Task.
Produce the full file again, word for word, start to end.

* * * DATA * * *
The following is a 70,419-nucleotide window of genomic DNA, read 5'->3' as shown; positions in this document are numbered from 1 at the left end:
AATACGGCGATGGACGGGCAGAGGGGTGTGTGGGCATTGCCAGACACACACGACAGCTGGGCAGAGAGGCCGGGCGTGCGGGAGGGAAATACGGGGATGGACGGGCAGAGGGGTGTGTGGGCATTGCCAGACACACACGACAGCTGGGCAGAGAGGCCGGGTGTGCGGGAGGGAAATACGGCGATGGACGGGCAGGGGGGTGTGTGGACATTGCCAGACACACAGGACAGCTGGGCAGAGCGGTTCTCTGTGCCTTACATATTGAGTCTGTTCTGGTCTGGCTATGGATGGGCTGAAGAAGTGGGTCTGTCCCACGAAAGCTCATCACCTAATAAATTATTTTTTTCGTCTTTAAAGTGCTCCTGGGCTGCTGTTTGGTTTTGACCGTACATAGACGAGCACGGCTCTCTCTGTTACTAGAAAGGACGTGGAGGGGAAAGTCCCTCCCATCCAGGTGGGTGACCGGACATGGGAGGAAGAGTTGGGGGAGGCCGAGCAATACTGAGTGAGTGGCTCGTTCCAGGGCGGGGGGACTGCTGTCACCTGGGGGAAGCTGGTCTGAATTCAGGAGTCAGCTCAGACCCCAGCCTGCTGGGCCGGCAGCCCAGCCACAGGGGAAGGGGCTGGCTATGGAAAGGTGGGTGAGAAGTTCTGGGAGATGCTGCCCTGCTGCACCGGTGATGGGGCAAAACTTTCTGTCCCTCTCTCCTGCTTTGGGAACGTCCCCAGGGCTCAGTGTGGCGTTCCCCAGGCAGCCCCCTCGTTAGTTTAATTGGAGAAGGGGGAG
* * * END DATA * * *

The following is a 70,419-nucleotide window of genomic DNA, read 5'->3' as shown; positions in this document are numbered from 1 at the left end:
AATACGGCGATGGACGGGCAGAGGGGTGTGTGGGCATTGCCAGACACACACGACAGCTGGGCAGAGAGGCCGGGCGTGCGGGAGGGAAATACGGGGATGGACGGGCAGAGGGGTGTGTGGGCATTGCCAGACACACACGACAGCTGGGCAGAGAGGCCGGGTGTGCGGGAGGGAAATACGGCGATGGACGGGCAGGGGGGTGTGTGGACATTGCCAGACACACAGGACAGCTGGGCAGAGCGGTTCTCTGTGCCTTACATATTGAGTCTGTTCTGGTCTGGCTATGGATGGGCTGAAGAAGTGGGTCTGTCCCACGAAAGCTCATCACCTAATAAATTATTTTTTTCGTCTTTAAAGTGCTCCTGGGCTGCTGTTTGGTTTTGACCGTACATAGACGAGCACGGCTCTCTCTGTTACTAGAAAGGACGTGGAGGGGAAAGTCCCTCCCATCCAGGTGGGTGACCGGACATGGGAGGAAGAGTTGGGGGAGGCCGAGCAATACTGAGTGAGTGGCTCGTTCCAGGGCGGGGGGACTGCTGTCACCTGGGGGAAGCTGGTCTGAATTCAGGAGTCAGCTCAGACCCCAGCCTGCTGGGCCGGCAGCCCAGCCACAGGGGAAGGGGCTGGCTATGGAAAGGTGGGTGAGAAGTTCTGGGAGATGCTGCCCTGCTGCACCGGTGATGGGGCAAAACTTTCTGTCCCTCTCTCCTGCTTTGGGAACGTCCCCAGGGCTCAGTGTGGCGTTCCCCAGGCAGCCCCCTCGTTAGTTTAATTGGAGAAGGGGGAG